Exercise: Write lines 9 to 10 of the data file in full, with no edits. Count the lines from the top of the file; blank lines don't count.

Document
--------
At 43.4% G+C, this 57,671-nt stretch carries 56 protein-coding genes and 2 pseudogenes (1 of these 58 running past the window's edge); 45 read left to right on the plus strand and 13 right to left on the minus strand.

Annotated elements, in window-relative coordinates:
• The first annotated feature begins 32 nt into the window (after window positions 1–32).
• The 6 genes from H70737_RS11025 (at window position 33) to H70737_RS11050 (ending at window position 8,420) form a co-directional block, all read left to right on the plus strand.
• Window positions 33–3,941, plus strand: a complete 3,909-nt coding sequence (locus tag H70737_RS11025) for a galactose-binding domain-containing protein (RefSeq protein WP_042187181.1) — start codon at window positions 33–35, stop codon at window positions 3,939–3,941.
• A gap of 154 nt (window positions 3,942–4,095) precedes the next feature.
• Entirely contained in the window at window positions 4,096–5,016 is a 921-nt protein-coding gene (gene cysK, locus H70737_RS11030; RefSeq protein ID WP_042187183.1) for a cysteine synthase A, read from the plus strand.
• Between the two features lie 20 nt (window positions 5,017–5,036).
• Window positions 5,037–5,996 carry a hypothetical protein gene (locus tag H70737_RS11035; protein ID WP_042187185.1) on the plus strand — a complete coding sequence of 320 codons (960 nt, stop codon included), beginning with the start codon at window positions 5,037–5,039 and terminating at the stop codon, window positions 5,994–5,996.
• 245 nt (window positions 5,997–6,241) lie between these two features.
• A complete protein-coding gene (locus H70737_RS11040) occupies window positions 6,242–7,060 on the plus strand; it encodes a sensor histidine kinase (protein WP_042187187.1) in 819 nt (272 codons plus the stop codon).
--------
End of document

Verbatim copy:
• Window positions 5,037–5,996 carry a hypothetical protein gene (locus tag H70737_RS11035; protein ID WP_042187185.1) on the plus strand — a complete coding sequence of 320 codons (960 nt, stop codon included), beginning with the start codon at window positions 5,037–5,039 and terminating at the stop codon, window positions 5,994–5,996.
• 245 nt (window positions 5,997–6,241) lie between these two features.